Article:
'Step on the oven door," my wife said. I looked at her, blankly incredulous. We were standing in front of the mighty Wolf stove, in our nearly-but-not-quite-yet-completed kitchen. The stove was brand new, finally in place and hooked up to gas.
I had just turned one of the deep red knobs and fired up one of the awesome 16,000 BTU burners, which ignited with a dull "whump," like a gas refinery exploding, and burned like a dozen blow torches until my wife pointed out that there was still plastic wrap around the vent hood, and it was beginning to curl up in the heat. I shut the burner off.
"I'm not stepping on the oven door," I said, regarding her, our faces inches apart, practically in the oven. "I don't care if it's designed to be stepped on. I don't care if it's a trampoline. I'm not stepping on it."
This discussion originated over something called an "anti-tip device." An anti-tip device is a long metal bar--think of a black steel ruler bent in half along the length. It is designed to screw into the wall and, apparently, keep the oven from tipping over if a full-grown man steps on the door and hops up and down while it is open.
Now I have never, ever, in 35 years of reading newspapers and magazines and watching TV 24 hours a day, ever heard of anyone, ever, being crushed to death by a stove. My boys are capable of spectacular acts of folly, to be sure, but even they would not bounce on the open oven door and topple it over on themselves.
We had just spent a few desultory minutes with the fabled Tom and his crew. The kitchen was nearly done. Several guys whipped out cameras and were taking photos--for a second, I thought it was for insurance purposes, for the lawsuits certain to come. But then I pondered it further and realized they were proud, and wanted to document their work before my family and I got our meat hooks into it and ruined it.
Now they were gone. My wife had noticed the enormous yellow warning sticker on the stove, advising you to install the anti-tip device before you even dream of using it. Which led her to look for said device and find it, wrapped in plastic, still inside the oven. Overlooked.
The guys were gone. They wouldn't be back until the stone men had been there, installing our peacock verde bullnose granite countertops. Countertops, it seemed clear to me, that would be wrecked by dragging the stove back out to install the anti-tip device.
"Maybe," I told her, "you can get the counter guys to install the anti-tip device." She looked at me as if I were an idiot, which perhaps I am.
"The countertop people aren't going to touch the stove," she said. "I'll be lucky if they speak English. I'll call Tom."
So a desperate call was placed. I left for work. Somebody has to pay for all this. Eventually my wife called me. The entire thing was moot, she said, because she realized that, if dragging the stove back to put in the anti-tip device had any effect, it would merely scratch the stone and the stainless facing each other, which would be hidden when the stove was shoved back.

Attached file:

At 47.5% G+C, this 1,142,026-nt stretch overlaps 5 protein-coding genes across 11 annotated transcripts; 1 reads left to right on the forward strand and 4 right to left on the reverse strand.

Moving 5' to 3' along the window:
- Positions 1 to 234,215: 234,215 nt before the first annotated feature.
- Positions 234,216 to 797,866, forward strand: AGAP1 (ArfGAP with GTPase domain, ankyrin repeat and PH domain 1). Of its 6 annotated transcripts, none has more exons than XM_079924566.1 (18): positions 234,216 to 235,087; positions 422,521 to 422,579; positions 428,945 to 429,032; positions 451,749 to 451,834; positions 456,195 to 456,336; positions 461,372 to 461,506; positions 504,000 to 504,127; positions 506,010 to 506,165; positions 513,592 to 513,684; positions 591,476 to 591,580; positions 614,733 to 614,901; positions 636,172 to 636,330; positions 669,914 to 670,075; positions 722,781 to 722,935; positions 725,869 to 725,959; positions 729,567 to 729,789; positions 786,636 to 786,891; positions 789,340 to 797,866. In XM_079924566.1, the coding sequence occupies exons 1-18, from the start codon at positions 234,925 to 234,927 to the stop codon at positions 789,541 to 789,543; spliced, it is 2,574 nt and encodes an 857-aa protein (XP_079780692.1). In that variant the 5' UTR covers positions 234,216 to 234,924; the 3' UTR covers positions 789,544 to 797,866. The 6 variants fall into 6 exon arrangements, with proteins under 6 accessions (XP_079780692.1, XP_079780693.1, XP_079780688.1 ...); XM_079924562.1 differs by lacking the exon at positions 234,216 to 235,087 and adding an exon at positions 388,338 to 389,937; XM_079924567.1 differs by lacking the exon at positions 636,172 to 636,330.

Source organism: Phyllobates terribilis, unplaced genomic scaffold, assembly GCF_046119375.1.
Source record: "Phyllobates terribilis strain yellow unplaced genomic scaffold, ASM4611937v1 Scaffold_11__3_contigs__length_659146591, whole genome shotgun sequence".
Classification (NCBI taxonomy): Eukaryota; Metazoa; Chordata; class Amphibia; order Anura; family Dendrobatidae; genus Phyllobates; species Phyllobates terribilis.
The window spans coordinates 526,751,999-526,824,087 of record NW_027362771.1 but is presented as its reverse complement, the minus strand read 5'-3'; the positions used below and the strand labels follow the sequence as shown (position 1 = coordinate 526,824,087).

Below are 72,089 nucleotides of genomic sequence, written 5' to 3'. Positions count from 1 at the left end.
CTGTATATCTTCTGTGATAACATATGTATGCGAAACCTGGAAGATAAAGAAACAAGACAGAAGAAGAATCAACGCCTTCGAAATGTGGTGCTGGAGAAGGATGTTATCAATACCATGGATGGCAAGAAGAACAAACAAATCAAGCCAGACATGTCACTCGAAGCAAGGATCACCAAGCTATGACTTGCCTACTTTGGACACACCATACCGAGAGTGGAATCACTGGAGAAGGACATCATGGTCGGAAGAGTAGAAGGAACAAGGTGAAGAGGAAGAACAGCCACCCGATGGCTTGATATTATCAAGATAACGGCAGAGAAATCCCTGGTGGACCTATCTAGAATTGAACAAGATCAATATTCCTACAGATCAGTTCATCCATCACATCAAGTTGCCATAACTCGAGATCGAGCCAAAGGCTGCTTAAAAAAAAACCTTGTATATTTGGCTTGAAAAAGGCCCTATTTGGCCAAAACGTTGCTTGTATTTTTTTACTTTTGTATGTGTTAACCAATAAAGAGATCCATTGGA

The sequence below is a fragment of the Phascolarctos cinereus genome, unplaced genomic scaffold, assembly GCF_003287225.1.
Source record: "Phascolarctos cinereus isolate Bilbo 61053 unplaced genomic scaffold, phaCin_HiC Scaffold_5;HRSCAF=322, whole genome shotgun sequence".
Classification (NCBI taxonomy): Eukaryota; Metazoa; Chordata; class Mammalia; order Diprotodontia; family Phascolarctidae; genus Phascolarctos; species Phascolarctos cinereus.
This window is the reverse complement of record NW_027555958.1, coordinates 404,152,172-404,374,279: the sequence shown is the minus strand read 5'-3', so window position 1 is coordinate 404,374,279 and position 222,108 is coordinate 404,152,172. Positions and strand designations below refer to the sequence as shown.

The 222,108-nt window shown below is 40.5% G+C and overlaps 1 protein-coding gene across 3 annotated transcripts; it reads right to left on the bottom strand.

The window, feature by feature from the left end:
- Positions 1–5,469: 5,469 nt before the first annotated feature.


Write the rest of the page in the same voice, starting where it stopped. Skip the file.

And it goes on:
That sounded optimistic to me. I pictured the stove, being moved back by sweating peons, somehow skewing, a corner of the battleship plate metal rising above the counter as they muscled it out, then coming crashing down upon the granite. The stone, quarried in Brazil (or China, or the Moon, or whatever exotic spot it hails from) shattering with a sickening crack. "We're sorry," the stone guys will say, shrugging, "but that was the last slab. You'll have to demolish your entire kitchen a second time and begin again . . ."
I got a good grip on the Wolf and tipped it--which was rather like trying to tackle a mailbox. But it did move a bit. "Install the device," I said. But as the day progressed, I had second thoughts. We had already vowed that we--unlike our parents--would move our stove and refrigerator back once a year and clean behind them. No more dust logs.
I called my wife, poised to say, "Tuck the device away--it's insurance we'll pull the stove back in a year. We can install it then."
"I called Tom and apologized," she said. "I hope you don't mind, but I blamed you, 'My husband is crazed about safety,' I said.'"
That was a lie, of course, but so unmoored are we, I didn't particularly mind. I was more concerned about the counters--so they were in. This was a week ago Friday.
"They're in," my wife said.
"And . . . ." I asked, like a new dad, asking for the gender of the baby.
"They're very dark," she slowly said.
"Dark?" I asked.
"Dark," she said. "Almost black."
"Black?" I said. "I thought they were supposed to be green."
"They are green," she said. "But they look black.'
"Maybe it's too dim," I said. "They'll look green in the light."
"No," she said. "It's sunny. They're green. But they look black."
"Bad black?" I asked. "Too black?"
"No," she said. "They're beautiful. You'll love them."
I'm not sure if that was a prediction or a command. But as soon as I'm done typing these words, I'm hurrying home to take a look. Probably I will love them because, really, what choice do I have at this point?
—Originally published March 30, 2003
—Originally published March 30, 2003